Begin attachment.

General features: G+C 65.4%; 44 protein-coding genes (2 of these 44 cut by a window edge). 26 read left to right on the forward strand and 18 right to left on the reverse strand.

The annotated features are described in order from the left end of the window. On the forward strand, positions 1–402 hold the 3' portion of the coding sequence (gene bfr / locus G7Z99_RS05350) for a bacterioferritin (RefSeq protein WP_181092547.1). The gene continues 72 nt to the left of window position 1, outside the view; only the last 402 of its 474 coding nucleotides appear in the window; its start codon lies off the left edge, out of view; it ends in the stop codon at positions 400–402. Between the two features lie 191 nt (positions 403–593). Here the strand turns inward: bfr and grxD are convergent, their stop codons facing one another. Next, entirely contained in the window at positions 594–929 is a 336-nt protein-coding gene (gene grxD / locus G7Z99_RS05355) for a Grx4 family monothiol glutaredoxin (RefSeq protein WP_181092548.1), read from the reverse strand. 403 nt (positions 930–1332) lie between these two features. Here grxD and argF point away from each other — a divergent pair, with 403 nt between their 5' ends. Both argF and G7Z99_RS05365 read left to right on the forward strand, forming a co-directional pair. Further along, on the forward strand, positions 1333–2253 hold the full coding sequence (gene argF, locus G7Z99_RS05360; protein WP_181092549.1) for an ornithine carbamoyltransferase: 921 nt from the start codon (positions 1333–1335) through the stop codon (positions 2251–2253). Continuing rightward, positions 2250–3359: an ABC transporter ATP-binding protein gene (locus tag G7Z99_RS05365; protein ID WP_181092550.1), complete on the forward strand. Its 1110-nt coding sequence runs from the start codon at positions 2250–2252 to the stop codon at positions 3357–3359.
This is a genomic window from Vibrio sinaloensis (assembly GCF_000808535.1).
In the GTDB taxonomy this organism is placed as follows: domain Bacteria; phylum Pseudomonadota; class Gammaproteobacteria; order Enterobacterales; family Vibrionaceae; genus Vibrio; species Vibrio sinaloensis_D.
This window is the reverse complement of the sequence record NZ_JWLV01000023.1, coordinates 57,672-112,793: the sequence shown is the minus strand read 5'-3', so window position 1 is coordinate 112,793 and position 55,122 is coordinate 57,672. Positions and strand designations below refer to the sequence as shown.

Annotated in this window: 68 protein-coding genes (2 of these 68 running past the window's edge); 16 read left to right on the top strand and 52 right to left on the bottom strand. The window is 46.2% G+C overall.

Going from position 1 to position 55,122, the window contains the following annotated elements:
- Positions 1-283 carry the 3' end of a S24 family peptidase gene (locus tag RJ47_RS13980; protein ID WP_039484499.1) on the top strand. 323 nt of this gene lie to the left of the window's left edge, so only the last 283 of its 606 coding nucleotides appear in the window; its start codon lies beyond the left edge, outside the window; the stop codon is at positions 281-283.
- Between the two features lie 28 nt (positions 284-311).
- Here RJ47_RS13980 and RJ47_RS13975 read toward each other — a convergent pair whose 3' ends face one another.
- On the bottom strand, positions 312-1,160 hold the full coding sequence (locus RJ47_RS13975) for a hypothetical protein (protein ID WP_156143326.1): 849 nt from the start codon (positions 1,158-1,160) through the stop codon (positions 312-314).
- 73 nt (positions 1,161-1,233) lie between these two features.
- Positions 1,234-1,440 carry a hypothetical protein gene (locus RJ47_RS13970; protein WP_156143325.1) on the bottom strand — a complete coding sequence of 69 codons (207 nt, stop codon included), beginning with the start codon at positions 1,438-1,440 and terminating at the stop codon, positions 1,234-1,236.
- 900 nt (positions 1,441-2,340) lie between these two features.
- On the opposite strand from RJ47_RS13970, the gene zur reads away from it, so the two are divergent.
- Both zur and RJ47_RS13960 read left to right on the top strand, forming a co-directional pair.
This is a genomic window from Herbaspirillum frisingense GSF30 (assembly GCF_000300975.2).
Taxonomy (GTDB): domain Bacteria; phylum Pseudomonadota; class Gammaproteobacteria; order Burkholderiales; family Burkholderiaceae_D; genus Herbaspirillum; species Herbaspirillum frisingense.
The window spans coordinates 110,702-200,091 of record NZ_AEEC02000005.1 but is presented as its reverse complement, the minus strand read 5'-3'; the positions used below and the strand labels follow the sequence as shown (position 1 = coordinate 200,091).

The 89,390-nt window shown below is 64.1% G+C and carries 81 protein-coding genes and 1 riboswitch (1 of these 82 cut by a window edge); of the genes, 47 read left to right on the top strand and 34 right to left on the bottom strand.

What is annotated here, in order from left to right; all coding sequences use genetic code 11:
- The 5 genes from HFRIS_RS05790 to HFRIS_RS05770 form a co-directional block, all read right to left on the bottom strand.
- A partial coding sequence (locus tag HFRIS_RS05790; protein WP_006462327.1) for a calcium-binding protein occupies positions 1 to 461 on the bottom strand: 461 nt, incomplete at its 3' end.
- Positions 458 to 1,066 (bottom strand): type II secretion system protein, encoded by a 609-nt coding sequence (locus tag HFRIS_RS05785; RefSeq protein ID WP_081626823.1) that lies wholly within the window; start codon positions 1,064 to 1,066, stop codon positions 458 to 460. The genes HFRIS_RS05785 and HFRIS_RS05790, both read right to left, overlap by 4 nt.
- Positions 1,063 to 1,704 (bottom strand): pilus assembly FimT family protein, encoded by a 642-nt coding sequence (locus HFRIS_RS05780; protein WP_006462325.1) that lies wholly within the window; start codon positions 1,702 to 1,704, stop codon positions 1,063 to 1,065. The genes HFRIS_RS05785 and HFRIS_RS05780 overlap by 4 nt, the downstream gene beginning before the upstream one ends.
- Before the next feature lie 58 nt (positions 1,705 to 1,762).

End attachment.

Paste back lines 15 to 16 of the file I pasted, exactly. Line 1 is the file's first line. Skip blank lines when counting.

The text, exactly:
- On the opposite strand from RJ47_RS13970, the gene zur reads away from it, so the two are divergent.
- Both zur and RJ47_RS13960 read left to right on the top strand, forming a co-directional pair.